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In the 1975 musical Chicago, the song Razzle Dazzle has the following lines:

Throw 'em a fake and a finagle

They'll never know you're just a bagel

What does it mean to be "just a bagel" in this case? In context, it seems like something negative and/or insignificant. However, I can't find any other instances of "bagel" being used this way.

I've searched google for "just a bagel" in quotes, but most are references to the food. There are also a few references to "bagel" as slang, such as this site or the tennis term, but none of them seem to fit the context of the musical itself.

An ideal answer would have some basis in American English during the 1920's, which is the era in which the play is set, or during the 1970's, which is when the play was written. Of course, I'd be willing to accept any valid answer too.

  • Just a ring of dough (skin) with a big empty hole in the centre (no heart/soul/brain), perhaps? Good question (though I’d suggest editing the question to add in where specifically you’ve looked in vain for similar uses). – Janus Bahs Jacquet May 27 '18 at 18:56
  • Not knowing the musical, only very very vaguely, who is the person being called "bagel"? Is it a woman, a man, someone Jewish, someone from New York? Someone who is very plain and insipid? I mean bagels are just soft rolls of bread... hardly exciting stuff. – Mari-Lou A May 27 '18 at 19:17
  • UrbanDictionary’s definition #5 doesn’t seem like it’s relevant either… – Janus Bahs Jacquet May 27 '18 at 19:27
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    @Mari-LouA 'Just rolls of bread'? How dare you. – Mitch May 27 '18 at 22:50
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    Ya know, these are just lyrics. Just getting bagel and finagle to fit in to rhyme is pretty clever. To have it actually mean anything is asking a lot. – Mitch May 27 '18 at 22:54
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The word "doughnut" is occasionally used to mean "zero"; see this article for an example.

Obviously, this meaning originated in the similarity of shape.

A bagel, like a doughnut, has a hole in it, so I expect the songwriters intended the meaning to be the same. I also expect they thought this meaning would be clearer than it actually seems to be.

  • If the reference were to the bagel as a symbol for zero then some phrasing such as "a big fat bagel" would have been used to prod forward that implication. – Hot Licks May 28 '18 at 1:26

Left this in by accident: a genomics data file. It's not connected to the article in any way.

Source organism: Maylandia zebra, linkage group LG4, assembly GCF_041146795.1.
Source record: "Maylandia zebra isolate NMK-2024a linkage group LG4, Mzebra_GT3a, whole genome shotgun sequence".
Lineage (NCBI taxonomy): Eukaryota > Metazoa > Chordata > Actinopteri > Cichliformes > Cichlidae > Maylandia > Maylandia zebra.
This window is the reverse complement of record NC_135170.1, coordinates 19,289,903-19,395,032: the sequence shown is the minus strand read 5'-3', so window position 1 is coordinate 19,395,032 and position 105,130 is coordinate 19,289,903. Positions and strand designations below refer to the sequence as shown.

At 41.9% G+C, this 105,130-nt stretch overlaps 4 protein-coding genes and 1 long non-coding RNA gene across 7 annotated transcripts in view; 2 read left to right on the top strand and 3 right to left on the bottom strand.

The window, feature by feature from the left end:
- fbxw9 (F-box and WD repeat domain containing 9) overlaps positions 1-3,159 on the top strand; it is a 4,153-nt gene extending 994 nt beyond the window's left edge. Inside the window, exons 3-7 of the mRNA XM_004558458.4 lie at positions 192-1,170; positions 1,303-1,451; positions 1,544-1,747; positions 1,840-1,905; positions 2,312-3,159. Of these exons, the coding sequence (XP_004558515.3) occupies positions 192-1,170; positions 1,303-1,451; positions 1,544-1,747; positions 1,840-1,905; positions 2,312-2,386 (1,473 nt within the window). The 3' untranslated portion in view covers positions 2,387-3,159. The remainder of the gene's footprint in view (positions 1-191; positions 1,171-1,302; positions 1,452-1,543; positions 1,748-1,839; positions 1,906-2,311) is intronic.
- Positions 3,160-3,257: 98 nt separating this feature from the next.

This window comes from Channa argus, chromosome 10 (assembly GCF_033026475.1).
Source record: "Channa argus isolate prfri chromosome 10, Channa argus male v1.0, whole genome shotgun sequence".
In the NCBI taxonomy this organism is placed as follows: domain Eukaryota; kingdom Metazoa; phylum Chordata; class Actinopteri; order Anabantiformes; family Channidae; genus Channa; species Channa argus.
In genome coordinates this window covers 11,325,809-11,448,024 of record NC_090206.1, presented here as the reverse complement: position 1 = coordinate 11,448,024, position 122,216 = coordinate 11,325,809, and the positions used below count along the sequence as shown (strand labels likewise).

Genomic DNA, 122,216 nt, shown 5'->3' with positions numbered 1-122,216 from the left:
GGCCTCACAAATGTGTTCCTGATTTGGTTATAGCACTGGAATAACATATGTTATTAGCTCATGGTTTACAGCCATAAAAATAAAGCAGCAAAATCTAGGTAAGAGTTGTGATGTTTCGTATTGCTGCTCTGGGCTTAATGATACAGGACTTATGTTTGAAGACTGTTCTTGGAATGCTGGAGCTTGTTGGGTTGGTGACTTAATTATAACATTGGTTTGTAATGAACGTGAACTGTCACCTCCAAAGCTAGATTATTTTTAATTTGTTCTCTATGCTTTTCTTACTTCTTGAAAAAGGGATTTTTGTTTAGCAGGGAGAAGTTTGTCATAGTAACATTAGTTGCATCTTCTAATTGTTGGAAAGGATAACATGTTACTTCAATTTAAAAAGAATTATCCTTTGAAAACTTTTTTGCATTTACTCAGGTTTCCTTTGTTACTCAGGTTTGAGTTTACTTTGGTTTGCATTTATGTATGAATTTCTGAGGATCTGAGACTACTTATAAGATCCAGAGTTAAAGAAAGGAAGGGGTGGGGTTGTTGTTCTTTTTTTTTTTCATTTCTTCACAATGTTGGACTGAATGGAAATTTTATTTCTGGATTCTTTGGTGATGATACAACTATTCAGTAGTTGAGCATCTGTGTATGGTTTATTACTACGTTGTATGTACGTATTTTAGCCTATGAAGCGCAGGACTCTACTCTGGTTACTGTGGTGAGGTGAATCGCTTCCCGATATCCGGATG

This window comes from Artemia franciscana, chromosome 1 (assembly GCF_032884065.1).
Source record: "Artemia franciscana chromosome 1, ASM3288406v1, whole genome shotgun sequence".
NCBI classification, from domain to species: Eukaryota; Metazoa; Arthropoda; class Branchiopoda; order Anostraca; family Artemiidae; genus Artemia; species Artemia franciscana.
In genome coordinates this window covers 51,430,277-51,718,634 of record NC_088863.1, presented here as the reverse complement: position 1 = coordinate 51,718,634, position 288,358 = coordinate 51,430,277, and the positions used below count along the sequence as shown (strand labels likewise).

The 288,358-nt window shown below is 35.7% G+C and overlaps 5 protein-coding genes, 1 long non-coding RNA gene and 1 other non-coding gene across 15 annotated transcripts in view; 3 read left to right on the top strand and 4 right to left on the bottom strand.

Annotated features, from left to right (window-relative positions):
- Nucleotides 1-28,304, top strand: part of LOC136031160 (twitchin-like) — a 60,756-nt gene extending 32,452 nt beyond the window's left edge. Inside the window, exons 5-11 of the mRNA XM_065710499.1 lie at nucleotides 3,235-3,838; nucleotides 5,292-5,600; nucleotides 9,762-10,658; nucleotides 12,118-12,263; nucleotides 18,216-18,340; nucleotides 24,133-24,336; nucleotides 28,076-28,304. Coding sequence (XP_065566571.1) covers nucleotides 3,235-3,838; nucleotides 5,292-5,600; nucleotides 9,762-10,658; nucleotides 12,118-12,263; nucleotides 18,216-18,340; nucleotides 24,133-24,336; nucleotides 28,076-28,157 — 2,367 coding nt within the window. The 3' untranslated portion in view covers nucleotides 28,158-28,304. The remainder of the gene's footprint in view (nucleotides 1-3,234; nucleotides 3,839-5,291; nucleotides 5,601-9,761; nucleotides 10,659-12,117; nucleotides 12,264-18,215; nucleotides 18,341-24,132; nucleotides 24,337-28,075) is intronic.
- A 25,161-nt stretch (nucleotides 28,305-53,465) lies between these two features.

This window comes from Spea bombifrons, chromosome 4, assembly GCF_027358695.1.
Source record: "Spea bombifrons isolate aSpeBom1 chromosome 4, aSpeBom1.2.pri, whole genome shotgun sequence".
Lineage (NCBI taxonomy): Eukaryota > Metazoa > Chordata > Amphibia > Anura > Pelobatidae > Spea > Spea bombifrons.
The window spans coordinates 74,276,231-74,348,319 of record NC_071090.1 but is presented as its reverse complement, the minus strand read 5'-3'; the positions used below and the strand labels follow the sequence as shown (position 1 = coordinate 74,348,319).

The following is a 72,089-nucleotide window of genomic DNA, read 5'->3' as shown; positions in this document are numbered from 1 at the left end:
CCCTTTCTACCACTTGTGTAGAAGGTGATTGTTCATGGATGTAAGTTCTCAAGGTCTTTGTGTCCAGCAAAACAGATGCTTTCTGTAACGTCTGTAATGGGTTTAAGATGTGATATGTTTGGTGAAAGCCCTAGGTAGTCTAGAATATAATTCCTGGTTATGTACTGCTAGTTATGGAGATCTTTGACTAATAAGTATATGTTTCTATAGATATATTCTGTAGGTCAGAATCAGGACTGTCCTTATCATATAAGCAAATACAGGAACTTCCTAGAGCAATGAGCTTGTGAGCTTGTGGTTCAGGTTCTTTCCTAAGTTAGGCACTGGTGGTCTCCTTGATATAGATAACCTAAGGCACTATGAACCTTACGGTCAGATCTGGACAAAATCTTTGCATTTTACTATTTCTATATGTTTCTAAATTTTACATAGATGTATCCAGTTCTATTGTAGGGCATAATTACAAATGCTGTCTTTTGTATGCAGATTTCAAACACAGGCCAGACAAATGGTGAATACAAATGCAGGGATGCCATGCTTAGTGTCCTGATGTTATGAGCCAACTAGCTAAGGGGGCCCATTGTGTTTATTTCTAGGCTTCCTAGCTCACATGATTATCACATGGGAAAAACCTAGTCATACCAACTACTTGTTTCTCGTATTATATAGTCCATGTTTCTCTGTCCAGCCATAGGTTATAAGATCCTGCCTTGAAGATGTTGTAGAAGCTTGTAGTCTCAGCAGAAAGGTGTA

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Maybe the lyricist may know otherwise but it appears to be a rhyme and a juxtaposition: a common or ordinary person, who razzles and dazzles and convinces the audience he is a star! See this google book link: google book

More on the bagel the the ordinary: article

So as Yiddish declined, the bagel rose. In this round piece of boiled-and-baked dough, lies the story of how ordinary people fought to retain a grasp on their identity.

and TimesofIsrael

The bagel ... ended up epitomizing the modern Jewish ... the complex and often contradictory ways in which 'ordinary' people tried ...

The full lyrics here: genius.com

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    I'll add that you can "dress up" a bagel with various spreads, slices of cheese and meat, etc, but, under it all, it's still a (reasonably good but not remarkable) plain old bagel. – Hot Licks May 27 '18 at 20:03
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    Please support your affirmation that a bagel refers to a common or an ordinary person. Can you find other instances where the metaphorical meaning is repeated? – Mari-Lou A May 27 '18 at 20:08
  • @Mari-LouA i shall continue my research. You are welcome to help me ... lol. – lbf May 27 '18 at 21:11
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    @Mari-LouA - You yourself made that claim in a comment an hour before lbf posted his answer -- "bagels are just soft rolls of bread... hardly exciting stuff." – Hot Licks May 27 '18 at 22:20
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    @HotLicks The musical is called Chicago, and the lyrics are not in Polish. – Mari-Lou A May 27 '18 at 22:41

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